BURBANK, CALIF. — It was clear Jesse Eisenberg got a big kick out of playing Lex Luthor in “Batman v Superman: Dawn of Justice.”

“Playing the villain is a lot of fun. You get to do all these things that in real life would get you arrested or at likely killed quite quickly. There was no ceiling on what you can do when you’re playing a villain like Lex Luthor. You can’t do anything wrong because everything is grounded in your evilness. You can be funny, charming, amiable and also horrifying — all at the same time,” said the actor in a recent interview.

Interestingly, Eisenberg was never into comic books as a kid. “I never read them. Before doing this movie, I not only never read them — I didn’t see any of these comic book-inspired movies. But in my preparation for the role, I did read a bunch of comic books, and found they were fun to read. Obviously, I concentrated on the ones with Lex Luthor. For some reason he always seemed to be on the top of a building, giving a speech about giving money away to charity — then he’s in an office, trying to kill somebody.”

Eisenberg smiles about the fact his svelte physique was constantly in juxtaposition to his buff co-stars Henry Cavill and Ben Affleck as Superman and Batman, respectively. “I loved the fact that while they had to spend hours — no months! — slaving away in the gym, working out with tough trainers and watching their diets like hawks, I didn’t have to do a thing!” said Eisenberg with a big chortle. “All I had to do was work on my creepy, crazy actor muscles.”

While Eisenberg had seen a number of the earlier performances by actors who played Lex Luther, like Gene Hackman, he stressed that, “probably like anyone else who would have been cast for this, I wanted to give it my own spin, my own take on the character. Of course, I got a lot of help from the script, written by Chris Terrio [and David S. Goyer], and naturally Zack Snyder’s direction. … I really loved working with Zack. As I’m sure others have told you, he is such a collaborative director. But what I found especially amazing — on a huge movie like this, with so many moving parts — he always seemed so calm and controlled during the whole process.”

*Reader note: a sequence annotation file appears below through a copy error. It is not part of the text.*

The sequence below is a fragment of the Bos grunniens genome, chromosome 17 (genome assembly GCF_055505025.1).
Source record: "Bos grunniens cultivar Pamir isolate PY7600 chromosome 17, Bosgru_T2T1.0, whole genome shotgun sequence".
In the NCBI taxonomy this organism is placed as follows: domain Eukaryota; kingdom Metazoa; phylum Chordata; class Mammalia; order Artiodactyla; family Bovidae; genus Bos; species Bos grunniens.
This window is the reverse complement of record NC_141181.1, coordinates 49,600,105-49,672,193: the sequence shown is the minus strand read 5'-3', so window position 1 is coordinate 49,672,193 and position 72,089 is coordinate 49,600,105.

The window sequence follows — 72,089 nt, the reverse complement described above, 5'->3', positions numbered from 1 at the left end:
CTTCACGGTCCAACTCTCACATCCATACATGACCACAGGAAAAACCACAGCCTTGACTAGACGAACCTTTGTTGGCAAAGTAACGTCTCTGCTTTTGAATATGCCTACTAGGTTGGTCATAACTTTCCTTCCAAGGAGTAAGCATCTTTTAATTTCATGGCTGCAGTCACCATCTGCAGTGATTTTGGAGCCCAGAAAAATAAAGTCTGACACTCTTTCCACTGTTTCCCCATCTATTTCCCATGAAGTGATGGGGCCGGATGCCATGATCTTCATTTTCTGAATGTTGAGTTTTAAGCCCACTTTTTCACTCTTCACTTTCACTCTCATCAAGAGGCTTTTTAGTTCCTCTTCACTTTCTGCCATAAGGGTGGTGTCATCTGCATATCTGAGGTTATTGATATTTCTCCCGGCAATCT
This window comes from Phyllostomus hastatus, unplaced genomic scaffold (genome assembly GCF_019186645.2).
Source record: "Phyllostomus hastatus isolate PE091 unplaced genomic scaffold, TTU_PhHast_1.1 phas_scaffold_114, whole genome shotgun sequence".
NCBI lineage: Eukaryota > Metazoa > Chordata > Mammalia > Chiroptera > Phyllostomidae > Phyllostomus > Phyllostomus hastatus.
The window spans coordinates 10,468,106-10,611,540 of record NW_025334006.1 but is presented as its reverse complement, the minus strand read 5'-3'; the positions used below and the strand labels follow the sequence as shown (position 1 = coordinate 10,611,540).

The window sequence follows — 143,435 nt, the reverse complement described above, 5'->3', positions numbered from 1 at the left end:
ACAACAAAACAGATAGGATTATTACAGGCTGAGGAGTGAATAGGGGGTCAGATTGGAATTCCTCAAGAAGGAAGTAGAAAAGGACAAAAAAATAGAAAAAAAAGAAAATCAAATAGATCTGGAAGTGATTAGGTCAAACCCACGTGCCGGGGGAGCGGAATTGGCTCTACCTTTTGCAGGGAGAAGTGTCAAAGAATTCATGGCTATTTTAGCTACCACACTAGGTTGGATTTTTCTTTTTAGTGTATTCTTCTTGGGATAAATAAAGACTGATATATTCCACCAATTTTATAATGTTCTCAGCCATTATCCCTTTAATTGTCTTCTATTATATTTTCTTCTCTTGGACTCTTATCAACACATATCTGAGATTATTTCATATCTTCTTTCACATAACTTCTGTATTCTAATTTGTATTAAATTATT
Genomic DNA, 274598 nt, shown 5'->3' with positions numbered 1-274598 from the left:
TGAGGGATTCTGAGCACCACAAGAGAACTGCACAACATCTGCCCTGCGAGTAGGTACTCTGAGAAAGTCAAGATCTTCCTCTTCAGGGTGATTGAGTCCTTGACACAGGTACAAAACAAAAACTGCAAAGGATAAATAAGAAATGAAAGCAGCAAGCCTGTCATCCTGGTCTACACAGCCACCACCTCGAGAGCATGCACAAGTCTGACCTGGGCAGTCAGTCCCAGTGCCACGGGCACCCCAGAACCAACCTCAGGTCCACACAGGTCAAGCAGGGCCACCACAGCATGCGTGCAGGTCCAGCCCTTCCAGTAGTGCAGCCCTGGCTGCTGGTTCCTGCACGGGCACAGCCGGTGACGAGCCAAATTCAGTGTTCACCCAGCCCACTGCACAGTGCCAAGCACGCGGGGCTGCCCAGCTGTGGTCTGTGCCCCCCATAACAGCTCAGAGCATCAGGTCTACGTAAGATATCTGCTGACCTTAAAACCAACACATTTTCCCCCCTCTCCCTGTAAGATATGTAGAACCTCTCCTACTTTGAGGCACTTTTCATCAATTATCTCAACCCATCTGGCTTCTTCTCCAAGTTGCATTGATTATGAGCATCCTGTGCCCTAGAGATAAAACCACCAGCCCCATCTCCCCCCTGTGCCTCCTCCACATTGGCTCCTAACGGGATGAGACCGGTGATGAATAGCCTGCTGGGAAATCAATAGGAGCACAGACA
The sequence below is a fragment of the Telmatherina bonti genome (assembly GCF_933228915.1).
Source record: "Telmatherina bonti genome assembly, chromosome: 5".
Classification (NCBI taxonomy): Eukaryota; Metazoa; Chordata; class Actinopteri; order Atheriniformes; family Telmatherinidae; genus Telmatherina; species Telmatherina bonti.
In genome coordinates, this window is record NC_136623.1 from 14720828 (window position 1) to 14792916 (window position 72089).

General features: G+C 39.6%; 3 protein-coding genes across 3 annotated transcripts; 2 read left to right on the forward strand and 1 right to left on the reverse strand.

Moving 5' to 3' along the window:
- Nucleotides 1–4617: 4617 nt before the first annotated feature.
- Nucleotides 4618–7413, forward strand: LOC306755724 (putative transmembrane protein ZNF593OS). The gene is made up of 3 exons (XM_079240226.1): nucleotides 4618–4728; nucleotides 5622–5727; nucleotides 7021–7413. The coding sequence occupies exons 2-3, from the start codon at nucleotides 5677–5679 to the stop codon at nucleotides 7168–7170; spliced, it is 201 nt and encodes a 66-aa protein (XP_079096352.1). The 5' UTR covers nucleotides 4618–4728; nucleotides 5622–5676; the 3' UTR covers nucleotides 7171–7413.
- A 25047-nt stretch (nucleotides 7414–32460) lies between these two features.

Asked what he hoped to bring to his own interpretation of the Lex Luthor character, Eisenberg said: “a kind of manic intensity. … Of course, Lex thinks of himself as a pure genius, granted a totally evil genius, but he equates business acumen and success with the ability to rule the world. I think he’s like a lot of mega-billionaire businessmen who think they are so much smarter than the rest of us,” Eisenberg said with a wink — but without mentioning any real-life people who would fit the mold.

“After all this is an election year, and I’m not getting into any of that,” he added with a smile.

“In addition, I think casting me also added a younger look to Lex,” continued Eisenberg, “which I think is appropriate for our time, when so many millennials achieve success and great wealth at a young age.”

Eisenberg’s foray into the original comic books made him realize that “Lex is extremely clever and very good at wordplay. He loves puns and he loves to concoct those elaborate schemes to kill Superman. I focused on his total obsession with Superman and his destruction. In the comic books it’s hilarious — and I worked hard to bring that silly, but very entertaining, aspect to my performance.”

Explaining the darker side of the Luthor character, Eisenberg noted that Lex was deeply scarred in his youth by his all-powerful, but very abusive father — from whom he has inherited LexCorp.

“It’s a reminder for all of us of how that kind of abuse manifests itself in very scary ways in the real world we live in — and not just in fictional, comic book stories. That’s a lesson, too.”

Posted March 23, 2016